I’ve coached “retirees” for a long time.

More and more of them still work.

If you regularly scan the internet for blog posts and articles about retirement (which is probably how you got here) then you must realize that the word “retire” and all of its derivatives have lost much of their meaning and significance.

Retirement, in its fullest sense, reached its peak decades ago, when people didn’t last much longer than their normal retirement age of 65, and the foundation of the American economy was secured by lifetime jobs with loyal employers. 

Back then the old definition was further clarified by certain chain of events: last day of work, get the proverbial gold watch, start the pension, apply for social security, go fishing and enjoy your golden years.


So, ask the next Walmart greeter you see how that’s working out.

A U.S. jobs report from 2017 revealed that nearly 19 percent of people 65 or older were working at least part-time. This age group’s employment-to-population ratio was the highest it had been in 55 years. This means that more people are working in the years they had originally reserved for retirement than ever before. Whether by necessity or by choice, more and more retirees are working today than ever before. Why?

Well, it’s complicated. There is no one reason, and most retirees (another word that really needs to go) will give you a laundry list of reasons they work, but the reasons generally fall into one of two camps:

I want to work

I need to work

These reasons are not shocking, and the subtext to these reasons have become routine and predictable, as we search for familiarity and continuity in our lives, and forge ahead to the next exciting stage.

Family Finances and Health

According to a 2016 survey of 4,049 U.S. retirees aged 65 or older, by Willis Towers Watson, a multinational advisory company, more than a quarter of the surveyed retirees cited employer incentives (here’s some money and healthcare if you leave!) as their main motivation to retire.

More recently, those incentives and benefits have become less bountiful, so employers have exerted less direct influence over their employees’ retirement decisions, as workers aged and eligibility for Social Security and Medicare took center stage.

But the study made it clear that the decision to retire or not, isn’t just a money thing.

Social, Emotional, Psychological

One of the more fascinating findings of the survey is that the work environment is assuming a larger role in the decision to leave. One in five retirees cited “disengagement with my job” as a key reason for deciding to retire. The study seems to verify what many people already know: I hate my job, my boss sucks and it’s time to leave!

Yet, on the flip side, leaving the workplace creates a big social hole. No more seeing your favorite work buddies everyday, no more water cooler gossip, no more being in the loop, no more being part of something bigger. A feeling of detachment is very real for retirees, so much so that they get back to work as quickly as they can, just so they can connect and find the camaraderie they once enjoyed. This may come in the form of a new job, a new business venture or volunteerism.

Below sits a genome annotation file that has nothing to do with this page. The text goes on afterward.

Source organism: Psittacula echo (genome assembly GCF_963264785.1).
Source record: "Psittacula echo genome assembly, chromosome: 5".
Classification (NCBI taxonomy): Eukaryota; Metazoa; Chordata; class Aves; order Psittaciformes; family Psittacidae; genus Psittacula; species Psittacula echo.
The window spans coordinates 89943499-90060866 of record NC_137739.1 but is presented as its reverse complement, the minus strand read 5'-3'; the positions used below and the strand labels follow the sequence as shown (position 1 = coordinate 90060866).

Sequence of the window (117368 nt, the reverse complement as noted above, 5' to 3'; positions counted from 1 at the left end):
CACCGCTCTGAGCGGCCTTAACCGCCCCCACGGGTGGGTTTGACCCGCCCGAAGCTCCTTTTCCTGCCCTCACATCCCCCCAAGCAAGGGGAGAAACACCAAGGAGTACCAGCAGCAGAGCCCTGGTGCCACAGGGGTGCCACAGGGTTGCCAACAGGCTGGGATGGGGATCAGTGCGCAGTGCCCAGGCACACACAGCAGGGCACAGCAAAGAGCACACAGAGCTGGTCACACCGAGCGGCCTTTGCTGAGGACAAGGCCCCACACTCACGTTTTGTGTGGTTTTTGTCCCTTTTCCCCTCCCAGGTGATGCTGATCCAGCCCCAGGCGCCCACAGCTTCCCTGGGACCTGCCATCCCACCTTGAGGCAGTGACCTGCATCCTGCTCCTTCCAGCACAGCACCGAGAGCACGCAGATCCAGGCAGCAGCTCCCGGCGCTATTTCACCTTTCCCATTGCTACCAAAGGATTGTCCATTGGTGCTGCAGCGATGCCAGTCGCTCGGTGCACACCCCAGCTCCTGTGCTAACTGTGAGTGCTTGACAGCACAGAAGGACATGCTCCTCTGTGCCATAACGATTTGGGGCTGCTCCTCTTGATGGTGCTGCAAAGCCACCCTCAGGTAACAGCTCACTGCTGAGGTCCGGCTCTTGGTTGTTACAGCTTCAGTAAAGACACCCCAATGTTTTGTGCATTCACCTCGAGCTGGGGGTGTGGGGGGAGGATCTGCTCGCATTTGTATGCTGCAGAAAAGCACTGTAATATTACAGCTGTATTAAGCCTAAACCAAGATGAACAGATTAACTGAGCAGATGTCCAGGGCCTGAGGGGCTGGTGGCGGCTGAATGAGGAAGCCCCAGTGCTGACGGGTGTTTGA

Near the end of the movie The Godfather, Vito Corleone counsels his son in an effort to ensure his safety. He laments that the dreams he held most dear for his family had yet to be fulfilled. “It wasn’t enough time, Michael, it wasn’t enough time.” A most powerful and poignant scene, and who can’t relate to the sorrow of running out of time?

So, now you’ve got the time, and you’ve checked all the boxes: you’re able bodied, you could use the extra money, you miss the daily interaction and you want to regain that feeling of usefulness. You need to stay busy!

“It wasn’t enough time…”

Sure, you enjoy the initial freedom that allows dinner at 4:00 at discounted early-bird prices, and more time with grandkids is great, but they’ve got their own lives. Fishing and golfing and gardening just aren’t your scene, and even if you are financially sound you probably don’t want a meandering life. There’s so much to do, so, get up and move forward!

The improvements and advancements we enjoy in today’s technological world puts opportunity as close as our fingertips, which is not to say you will preside over the next hot startup, but why not? There is opportunity under that keyboard and out in the world, so you better get busy livin’, or get busy dyin’. (Sorry another movie reference!)

We are living longer, much longer, thanks to medical advances, biotechnology breakthroughs and a heightened awareness of how to live a healthier lifestyle, so the chance of outliving your assets and your income stream has never been greater, so a busy, working retirement may be the answer.

Whatever your reasons for working through the golden years are, you will be well-rewarded to start a long-term discussion right now, while you are still part of the working class. This helps you avoid unrealistic expectations and abrupt changes that a traditional retirement may unintentionally present. Until now, traditional retirement planning has been too one dimensional, focusing only on assets and investments.

As a coach, my higher purpose is to help my clients avoid abrupt changes by helping them create continuity, moving seamlessly from life stage to life stage. 

Never. Lose. Money.